Saturday, 21 May 2016


I am on a train to Berwick upon Tweed at the moment, and am eating smoked salmon sandwiches and drinking gin and tonic. I am in First Class, because there was a special offer. It is very exciting. I have free wifi, and free food and drink and I am on my way to Lindisfarne, where I will stay for 3 nights and visit the castle and work on my edits of my (finished and submitted) novel set there and check I have the location details completely right (I worked from maps and memory).  I felt a little daunted about this trip and being so far away from home, but so far so good. I couldn’t go the first time I booked this trip because I was ill, but now, second time around, I am having a lovely time.

A few weeks ago I went to Hackney, to Millfield Community school, and talked to children about my first novel, ‘Girl with a White Dog’. I should have gone a few months ago, but again, around the same time I had to cancel the first Lindisfarne trip, I was ill and had to cancel this visit too. The date was rearranged by the charity which had asked me to go (and was paying me). As the new date approached I was bit daunted, but it was one of the most rewarding and fun days I have ever had. The children were so enthusiastic and engaged and excited about meeting a writer and the staff were so welcoming. I really admired them all.  At one point I couldn’t speak because I thought I would cry. I got the most lovely letters and cards afterwards which I will keep all my life. I am even getting paid for it! I had a lovely time.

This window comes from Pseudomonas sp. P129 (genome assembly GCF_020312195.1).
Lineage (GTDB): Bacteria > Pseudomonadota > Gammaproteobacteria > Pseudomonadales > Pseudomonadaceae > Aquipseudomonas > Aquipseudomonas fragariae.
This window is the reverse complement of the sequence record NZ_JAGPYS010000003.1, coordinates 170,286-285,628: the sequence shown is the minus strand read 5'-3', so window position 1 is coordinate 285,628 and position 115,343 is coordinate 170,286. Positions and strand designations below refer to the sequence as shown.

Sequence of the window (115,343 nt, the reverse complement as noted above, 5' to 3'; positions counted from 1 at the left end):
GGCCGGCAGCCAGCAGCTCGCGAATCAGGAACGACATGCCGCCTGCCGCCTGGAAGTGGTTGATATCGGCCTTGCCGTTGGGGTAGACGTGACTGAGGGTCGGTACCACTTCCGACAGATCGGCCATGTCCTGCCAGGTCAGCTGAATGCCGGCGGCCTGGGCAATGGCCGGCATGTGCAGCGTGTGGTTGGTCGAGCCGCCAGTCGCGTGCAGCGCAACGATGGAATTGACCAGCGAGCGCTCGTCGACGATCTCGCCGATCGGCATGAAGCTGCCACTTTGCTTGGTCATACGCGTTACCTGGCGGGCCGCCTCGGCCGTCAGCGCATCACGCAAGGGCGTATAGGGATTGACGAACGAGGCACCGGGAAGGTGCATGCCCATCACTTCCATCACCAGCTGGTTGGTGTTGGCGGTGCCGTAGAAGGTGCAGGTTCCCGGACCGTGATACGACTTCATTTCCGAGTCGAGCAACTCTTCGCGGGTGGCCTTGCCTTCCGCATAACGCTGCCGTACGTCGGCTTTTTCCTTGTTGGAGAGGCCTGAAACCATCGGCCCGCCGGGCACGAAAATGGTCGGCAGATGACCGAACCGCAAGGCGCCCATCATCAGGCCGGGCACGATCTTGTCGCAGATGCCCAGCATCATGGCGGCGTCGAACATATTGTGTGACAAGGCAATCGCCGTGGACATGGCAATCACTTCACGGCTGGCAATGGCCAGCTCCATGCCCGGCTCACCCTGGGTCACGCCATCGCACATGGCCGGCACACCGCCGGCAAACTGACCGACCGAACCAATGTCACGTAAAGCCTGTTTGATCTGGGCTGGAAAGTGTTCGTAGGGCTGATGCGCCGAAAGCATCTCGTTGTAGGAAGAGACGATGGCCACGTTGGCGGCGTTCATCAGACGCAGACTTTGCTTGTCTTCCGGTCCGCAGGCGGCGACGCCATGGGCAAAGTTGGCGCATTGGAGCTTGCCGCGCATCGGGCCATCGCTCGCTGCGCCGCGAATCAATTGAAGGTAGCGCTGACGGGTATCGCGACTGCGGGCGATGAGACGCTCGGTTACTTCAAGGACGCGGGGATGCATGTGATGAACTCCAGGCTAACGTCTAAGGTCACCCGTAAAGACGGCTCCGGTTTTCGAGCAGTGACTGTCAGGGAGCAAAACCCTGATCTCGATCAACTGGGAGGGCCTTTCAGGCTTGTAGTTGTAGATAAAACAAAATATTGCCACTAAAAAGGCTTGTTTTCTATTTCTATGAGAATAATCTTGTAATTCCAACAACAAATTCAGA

Then, a week later, I was back in London talking about my second MG novel ‘Dog Ears’, because children in Lambeth had voted it on to the shortlist of the Phoenix Book Awards. I was so moved to see children stand up on stage and act out a scene from it, and also read out why they wanted it to win. I also met a lovely author, Jane Elson,  whose book ‘ How to Fly with Broken Wings’ was also shortlisted. Neither of us won, but we sold lots of books and signed lots, and just had a really lovely, lovely time meeting the librarians, teachers and children. One of the girls gave me a beautiful bracelet I will cherish, and I felt so, so happy to meet the actual readers of my books, and to find out that ‘Dog Ears’ had meant so much to a group of London girls from such different backgrounds to mine.

I want to write this because the writing life can be hard. We can all worry about money, and ideas, and sales, and whether we are good enough. But sometimes it is just wonderful. 

And above all, it is the writing. I love it. I have so many ideas and I have so many books I want to write. I feel so, so lucky that at the age of 51 I have a job where my job is to think of stories. I have been imagining stories all my life - I have been writing all my life - and it is so, so lovely to find that I now have a lovely agent and publishers and readers who are pleased I am doing it. What I love doing makes other people happy - how wonderful is that?

So this is a post about being grateful and happy. The writing life can be lonely and worrying and the sensitivity of writers can work against us. Today I have lots of ideas - tomorrow I may doubt them. We can imagine bad things very easily.

But today I am not going to let myself imagine bad things - I am going to  imagine only good things - publishing deals and lovely books and  readers. I am going to sit in my first class carriage and enjoy every minute. I am having a lovely time.

Jane Elson and I having a lovely time!


Lynne Benton said...

Good for you, Anne - keep up the good work! And have a great time on Lindisfarne. A writer's lot can be such a happy one, especially with a positive attitude like yours.

Joan Lennon said...


Frances Brown said...

Such a positive spin on an emotive subject. Good for you Anne.

Frances Brown said...

Such a positive spin on an emotive subject. Good for you Anne.

Philip Davies said...

Well done, Anne. It's so easy to complain and be cynical, but that negativity is destructive. Like you, I'm also having a lovely time at the moment, mostly because of school visits and book awards. We need to remind ourselves of the wonderful privilege it is to be writers, and to cherish every little success and encouragement.